Recent IRS rule changes will exempt many politically active nonprofit 501(c) organizations from having to annually report names and addresses of major donors who donate more than $5,000 in a given year.
The rules, originally intended to prevent foreign governments and overseas interests from trying to exert undue influence on US elections, will now allow a number of groups suspected of receiving “dark money,” such as the National Rifle Association, to cloak the sources of their funding. In the past, the IRS released that information to the public in order to boost transparency and combat election corruption.
The new rules, finalized by the IRS and the Treasury Department last week, mean that political action groups and labor unions will only be required to list contribution and spending totals without specifying where the money came from.
The move has raised a number of concerns, especially since Russia spent its own currency on online political advertisements during the 2016 election. Campaign finance reform advocates warn that foreign entities will now be able to fly under the radar and spend unlimited amounts of money in the 2020 election. Meredith McGehee, executive director of the campaign finance reform group Issue One, described the change as “both disappointing and troubling.”
“For years, those opposing more robust transparency policies to prevent foreigners from funneling money into US elections through 501(c) nonprofit organizations have shamelessly argued new rules are unnecessary because the IRS already collects this information,” McGehee said.
Some legislative solutions under consideration could effectively invalidate the rule change. One is the DISCLOSE Act, first introduced by House Democrats in June 2010. The bill would require political action groups to report any campaign expenditure of $10,000 or more to the Federal Election Commission within 24 hours.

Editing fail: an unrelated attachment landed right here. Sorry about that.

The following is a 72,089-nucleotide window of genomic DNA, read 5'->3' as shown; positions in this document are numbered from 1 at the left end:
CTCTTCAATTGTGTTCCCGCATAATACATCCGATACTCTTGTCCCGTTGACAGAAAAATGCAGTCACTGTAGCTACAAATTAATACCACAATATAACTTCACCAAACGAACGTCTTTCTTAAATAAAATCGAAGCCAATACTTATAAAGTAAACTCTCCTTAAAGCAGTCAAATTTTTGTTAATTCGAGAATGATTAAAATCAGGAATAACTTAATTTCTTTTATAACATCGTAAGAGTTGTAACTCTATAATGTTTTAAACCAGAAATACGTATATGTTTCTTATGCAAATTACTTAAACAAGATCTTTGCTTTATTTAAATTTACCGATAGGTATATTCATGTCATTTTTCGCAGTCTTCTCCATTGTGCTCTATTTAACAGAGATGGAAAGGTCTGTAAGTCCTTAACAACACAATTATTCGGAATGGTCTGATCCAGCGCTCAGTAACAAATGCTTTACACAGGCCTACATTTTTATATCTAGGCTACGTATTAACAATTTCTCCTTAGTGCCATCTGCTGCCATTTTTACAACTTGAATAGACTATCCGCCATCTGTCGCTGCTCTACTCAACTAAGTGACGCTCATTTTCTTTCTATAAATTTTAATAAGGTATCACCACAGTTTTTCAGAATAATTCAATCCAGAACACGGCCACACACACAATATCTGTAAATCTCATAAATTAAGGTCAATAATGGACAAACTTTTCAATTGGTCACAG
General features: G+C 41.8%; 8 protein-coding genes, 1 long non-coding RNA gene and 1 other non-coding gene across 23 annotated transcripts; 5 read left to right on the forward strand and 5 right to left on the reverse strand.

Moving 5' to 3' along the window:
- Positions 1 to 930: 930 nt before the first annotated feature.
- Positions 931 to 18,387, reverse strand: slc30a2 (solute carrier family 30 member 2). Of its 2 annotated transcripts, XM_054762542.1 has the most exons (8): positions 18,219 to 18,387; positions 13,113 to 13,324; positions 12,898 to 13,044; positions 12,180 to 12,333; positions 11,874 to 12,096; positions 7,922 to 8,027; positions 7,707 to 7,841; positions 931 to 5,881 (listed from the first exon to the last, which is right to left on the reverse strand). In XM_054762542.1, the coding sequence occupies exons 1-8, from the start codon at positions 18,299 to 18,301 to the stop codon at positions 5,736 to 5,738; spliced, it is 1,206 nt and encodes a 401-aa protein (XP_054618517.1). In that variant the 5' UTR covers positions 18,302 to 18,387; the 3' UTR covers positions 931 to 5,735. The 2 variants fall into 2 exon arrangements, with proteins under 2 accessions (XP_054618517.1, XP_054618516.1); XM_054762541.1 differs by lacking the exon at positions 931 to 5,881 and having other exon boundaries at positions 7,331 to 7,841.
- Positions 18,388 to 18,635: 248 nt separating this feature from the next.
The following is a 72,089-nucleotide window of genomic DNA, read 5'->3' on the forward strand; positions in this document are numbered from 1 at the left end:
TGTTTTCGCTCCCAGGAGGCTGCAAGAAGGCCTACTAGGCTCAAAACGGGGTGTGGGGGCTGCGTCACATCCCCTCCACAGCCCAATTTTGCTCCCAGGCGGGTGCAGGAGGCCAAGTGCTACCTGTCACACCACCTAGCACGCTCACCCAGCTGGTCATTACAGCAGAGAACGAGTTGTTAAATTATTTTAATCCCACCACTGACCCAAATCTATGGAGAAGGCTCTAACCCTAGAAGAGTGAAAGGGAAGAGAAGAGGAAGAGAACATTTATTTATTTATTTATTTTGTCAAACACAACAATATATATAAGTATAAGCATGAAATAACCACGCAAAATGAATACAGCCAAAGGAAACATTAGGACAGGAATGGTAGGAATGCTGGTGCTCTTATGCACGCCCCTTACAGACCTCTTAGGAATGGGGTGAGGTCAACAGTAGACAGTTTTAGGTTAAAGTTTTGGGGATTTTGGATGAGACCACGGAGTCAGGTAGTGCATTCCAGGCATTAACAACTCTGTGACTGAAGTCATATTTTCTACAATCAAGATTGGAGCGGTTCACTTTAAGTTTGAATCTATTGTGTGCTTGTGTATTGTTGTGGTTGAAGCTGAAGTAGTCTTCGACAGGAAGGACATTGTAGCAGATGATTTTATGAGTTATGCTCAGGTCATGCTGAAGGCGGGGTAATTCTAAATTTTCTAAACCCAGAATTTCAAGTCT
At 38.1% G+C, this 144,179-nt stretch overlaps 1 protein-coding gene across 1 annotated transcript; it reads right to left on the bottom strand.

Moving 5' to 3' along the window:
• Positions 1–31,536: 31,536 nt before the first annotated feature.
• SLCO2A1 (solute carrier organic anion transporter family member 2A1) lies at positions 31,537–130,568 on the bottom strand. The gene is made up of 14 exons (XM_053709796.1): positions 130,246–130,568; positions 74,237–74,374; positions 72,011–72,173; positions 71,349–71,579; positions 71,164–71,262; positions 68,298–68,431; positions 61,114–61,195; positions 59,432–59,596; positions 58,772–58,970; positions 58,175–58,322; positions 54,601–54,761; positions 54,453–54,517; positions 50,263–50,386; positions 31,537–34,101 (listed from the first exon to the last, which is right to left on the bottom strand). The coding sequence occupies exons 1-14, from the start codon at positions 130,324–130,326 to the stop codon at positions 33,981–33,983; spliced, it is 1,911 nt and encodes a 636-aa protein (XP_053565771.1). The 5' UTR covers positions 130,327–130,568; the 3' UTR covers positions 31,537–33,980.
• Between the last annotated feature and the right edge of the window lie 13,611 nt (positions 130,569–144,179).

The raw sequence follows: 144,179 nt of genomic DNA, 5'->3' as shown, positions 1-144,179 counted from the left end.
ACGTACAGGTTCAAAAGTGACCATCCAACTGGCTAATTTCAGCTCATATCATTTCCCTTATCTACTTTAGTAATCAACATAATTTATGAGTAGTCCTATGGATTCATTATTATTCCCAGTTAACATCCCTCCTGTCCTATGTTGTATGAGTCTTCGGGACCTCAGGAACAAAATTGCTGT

Regulators claimed that the reason for the rule change, which still allows the IRS to obtain the names and addresses of “dark money” group donors on a case-by-case basis, was to “balance the IRS’s need for the information for tax administration purposes against the burden and risks associated with reporting of the information.”
States Lead Fight to Keep Foreign Corporate Cash Out of US Elections
Sen. Ron Wyden (D-OR), ranking member of the Senate Finance Committee, issued a statement, condemning the change:
“We’re in the midst of a global pandemic and a once-in-a-lifetime economic crisis,” Wyden said. “The Trump administration is prioritizing boosting the president’s political prospects with shady cash.” Wyden added that the Treasury Department had “ignored the concerns of election security experts — anything to allow[ing] hostile foreign interests and groups like the NRA to further undermine our democracy.”
Spending during the 2020 election cycle has already surpassed expectations. According to the latest campaign finance filings, the Trump and Biden campaigns raised a combined total of roughly $448 million between January and April. Issue One reports that outside political spending since the start of this year has already topped $114 million. Both totals are expected to increase as the election nears.
“Enforcement agencies need every tool available to safeguard our elections against foreign interference,” McGehee said. “Congress must now step up and strengthen our transparency rules to ensure foreigners aren’t using opaque tax-exempt organizations to meddle in our elections.”
Hundreds of comments against the change were submitted during the public comment period when regulators received and reviewed the public’s input. Some comments argued that requesting information on a case-by-case basis means that organizations facing scrutiny will be given an advanced warning and that will enable organizations to “hide assets and destroy or falsify evidence.”
In November 2019, End Citizens United Action Fund sent a letter urging the IRS not to make this change. Tiffany Muller, the group’s president, issued a statement condemning the Trump administration for “making it easier for wealthy political donors to manipulate nonprofits.”
“The Trump Administration’s corruption knows no bounds,” Muller said. “The new ruling allows politically active nonprofits to hide the identity of their wealthy political donors, opening the door for special interests, criminal enterprises and foreign governments to exploit our campaign finance system.”
Related front page panorama photo credit: Adapted by WhoWhatWhy from Shai Barzilay / Flickr (CC BY-NC 2.0).